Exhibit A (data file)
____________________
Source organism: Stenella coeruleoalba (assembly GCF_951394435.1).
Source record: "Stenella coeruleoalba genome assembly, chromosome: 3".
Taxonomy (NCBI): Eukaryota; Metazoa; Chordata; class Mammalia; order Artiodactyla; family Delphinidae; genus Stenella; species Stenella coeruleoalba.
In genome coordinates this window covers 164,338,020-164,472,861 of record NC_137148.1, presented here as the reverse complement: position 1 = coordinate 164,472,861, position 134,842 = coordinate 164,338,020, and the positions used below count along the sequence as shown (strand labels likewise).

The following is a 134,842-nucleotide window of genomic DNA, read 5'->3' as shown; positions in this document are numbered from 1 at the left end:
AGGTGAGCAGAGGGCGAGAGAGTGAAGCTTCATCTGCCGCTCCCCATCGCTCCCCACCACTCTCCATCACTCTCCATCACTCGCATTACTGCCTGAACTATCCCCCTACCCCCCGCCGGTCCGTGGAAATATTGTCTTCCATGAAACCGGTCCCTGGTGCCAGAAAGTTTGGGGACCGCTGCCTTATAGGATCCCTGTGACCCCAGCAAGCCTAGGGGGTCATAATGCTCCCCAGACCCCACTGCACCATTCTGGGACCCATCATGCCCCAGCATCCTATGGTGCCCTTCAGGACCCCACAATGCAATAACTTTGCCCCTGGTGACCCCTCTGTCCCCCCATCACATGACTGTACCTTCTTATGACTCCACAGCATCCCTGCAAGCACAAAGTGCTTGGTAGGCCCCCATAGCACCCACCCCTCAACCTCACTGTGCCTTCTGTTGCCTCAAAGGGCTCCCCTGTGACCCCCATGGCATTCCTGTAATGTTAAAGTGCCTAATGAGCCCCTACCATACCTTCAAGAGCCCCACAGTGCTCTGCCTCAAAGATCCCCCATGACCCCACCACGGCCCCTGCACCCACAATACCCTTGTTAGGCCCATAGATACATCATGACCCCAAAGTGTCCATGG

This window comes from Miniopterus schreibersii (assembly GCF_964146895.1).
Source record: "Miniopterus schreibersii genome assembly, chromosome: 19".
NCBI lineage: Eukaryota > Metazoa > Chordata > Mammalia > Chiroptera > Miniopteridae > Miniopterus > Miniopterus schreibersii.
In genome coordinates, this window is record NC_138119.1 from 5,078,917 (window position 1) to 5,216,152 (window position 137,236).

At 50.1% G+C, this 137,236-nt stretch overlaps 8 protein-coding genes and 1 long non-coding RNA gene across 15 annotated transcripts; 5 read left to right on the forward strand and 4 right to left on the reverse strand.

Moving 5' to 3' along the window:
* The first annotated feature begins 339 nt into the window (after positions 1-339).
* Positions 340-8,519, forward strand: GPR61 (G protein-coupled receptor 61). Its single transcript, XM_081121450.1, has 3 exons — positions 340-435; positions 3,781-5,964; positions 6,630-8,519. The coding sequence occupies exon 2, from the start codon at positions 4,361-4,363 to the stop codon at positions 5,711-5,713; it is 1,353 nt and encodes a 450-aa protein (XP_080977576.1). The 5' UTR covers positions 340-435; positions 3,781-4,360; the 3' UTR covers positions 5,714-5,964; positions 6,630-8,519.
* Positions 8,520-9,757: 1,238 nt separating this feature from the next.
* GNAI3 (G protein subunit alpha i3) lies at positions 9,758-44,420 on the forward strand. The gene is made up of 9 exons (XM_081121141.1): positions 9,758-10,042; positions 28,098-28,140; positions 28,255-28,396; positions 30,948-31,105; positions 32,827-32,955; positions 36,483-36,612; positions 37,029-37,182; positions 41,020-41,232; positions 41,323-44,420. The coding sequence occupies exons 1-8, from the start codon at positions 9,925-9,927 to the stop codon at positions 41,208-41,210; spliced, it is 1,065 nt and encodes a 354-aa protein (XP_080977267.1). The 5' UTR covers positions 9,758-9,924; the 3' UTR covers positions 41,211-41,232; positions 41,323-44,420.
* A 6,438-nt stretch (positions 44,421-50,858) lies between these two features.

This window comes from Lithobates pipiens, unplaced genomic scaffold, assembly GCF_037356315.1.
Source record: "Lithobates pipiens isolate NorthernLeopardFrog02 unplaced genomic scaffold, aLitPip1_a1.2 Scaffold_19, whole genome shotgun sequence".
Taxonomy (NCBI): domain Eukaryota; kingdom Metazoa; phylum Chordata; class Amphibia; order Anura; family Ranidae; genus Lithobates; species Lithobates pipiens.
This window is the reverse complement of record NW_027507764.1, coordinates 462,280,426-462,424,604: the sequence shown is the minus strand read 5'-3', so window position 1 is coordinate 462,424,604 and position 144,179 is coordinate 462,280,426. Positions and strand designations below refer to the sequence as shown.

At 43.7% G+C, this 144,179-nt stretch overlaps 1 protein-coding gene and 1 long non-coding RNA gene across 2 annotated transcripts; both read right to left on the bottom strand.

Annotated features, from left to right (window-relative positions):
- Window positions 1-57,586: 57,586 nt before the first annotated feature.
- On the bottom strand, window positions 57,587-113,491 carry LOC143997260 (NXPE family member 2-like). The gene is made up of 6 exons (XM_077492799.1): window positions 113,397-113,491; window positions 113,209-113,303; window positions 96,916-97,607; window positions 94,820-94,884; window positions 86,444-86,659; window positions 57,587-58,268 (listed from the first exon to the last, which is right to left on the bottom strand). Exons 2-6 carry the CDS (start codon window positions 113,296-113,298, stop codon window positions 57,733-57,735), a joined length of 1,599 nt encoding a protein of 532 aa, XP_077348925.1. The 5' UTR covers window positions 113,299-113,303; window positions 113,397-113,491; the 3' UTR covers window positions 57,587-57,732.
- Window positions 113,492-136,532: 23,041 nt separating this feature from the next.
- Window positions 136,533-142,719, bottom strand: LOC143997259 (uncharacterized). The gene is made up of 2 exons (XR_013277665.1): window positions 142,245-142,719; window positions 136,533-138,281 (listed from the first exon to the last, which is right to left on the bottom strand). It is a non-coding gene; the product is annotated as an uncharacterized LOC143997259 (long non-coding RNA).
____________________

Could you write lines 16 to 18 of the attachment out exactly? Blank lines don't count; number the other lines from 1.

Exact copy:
* GNAI3 (G protein subunit alpha i3) lies at positions 9,758-44,420 on the forward strand. The gene is made up of 9 exons (XM_081121141.1): positions 9,758-10,042; positions 28,098-28,140; positions 28,255-28,396; positions 30,948-31,105; positions 32,827-32,955; positions 36,483-36,612; positions 37,029-37,182; positions 41,020-41,232; positions 41,323-44,420. The coding sequence occupies exons 1-8, from the start codon at positions 9,925-9,927 to the stop codon at positions 41,208-41,210; spliced, it is 1,065 nt and encodes a 354-aa protein (XP_080977267.1). The 5' UTR covers positions 9,758-9,924; the 3' UTR covers positions 41,211-41,232; positions 41,323-44,420.
* A 6,438-nt stretch (positions 44,421-50,858) lies between these two features.

This window comes from Lithobates pipiens, unplaced genomic scaffold, assembly GCF_037356315.1.